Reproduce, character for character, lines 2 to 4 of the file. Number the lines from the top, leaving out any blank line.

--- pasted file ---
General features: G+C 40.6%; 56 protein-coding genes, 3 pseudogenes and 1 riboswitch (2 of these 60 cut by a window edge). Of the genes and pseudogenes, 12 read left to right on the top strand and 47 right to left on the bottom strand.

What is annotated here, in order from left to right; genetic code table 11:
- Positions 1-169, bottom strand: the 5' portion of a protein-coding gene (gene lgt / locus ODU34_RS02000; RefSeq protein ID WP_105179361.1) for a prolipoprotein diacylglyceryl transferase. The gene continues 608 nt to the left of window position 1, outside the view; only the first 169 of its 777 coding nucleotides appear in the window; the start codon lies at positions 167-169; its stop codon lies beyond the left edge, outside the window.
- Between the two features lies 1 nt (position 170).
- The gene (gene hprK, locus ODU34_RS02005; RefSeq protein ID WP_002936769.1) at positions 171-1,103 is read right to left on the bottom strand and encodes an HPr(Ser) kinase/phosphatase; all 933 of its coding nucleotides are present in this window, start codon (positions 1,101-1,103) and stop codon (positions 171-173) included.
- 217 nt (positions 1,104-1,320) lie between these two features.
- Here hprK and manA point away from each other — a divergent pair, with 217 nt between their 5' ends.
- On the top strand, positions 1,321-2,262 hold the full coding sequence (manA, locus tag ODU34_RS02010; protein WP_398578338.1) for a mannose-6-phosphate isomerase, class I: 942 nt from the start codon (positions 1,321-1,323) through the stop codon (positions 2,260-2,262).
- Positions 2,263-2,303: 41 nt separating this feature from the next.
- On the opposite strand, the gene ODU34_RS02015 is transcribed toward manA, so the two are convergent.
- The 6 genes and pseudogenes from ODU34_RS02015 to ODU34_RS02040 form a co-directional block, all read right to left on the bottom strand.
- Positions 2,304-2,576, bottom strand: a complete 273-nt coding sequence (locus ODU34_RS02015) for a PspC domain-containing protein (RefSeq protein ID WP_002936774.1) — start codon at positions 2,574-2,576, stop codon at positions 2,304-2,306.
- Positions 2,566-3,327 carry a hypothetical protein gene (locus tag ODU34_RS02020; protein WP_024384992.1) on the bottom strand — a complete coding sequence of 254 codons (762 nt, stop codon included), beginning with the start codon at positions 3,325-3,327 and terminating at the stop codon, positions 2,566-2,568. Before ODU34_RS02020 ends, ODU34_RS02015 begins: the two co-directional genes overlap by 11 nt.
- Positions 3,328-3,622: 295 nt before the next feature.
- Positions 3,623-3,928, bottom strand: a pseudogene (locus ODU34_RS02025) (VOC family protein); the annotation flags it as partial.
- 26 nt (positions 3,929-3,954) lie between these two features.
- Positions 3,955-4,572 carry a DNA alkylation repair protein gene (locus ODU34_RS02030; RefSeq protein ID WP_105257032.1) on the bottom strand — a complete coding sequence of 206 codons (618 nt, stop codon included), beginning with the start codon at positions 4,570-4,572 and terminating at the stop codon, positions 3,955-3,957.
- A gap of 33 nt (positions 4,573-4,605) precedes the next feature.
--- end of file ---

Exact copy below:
What is annotated here, in order from left to right; genetic code table 11:
- Positions 1-169, bottom strand: the 5' portion of a protein-coding gene (gene lgt / locus ODU34_RS02000; RefSeq protein ID WP_105179361.1) for a prolipoprotein diacylglyceryl transferase. The gene continues 608 nt to the left of window position 1, outside the view; only the first 169 of its 777 coding nucleotides appear in the window; the start codon lies at positions 167-169; its stop codon lies beyond the left edge, outside the window.
- Between the two features lies 1 nt (position 170).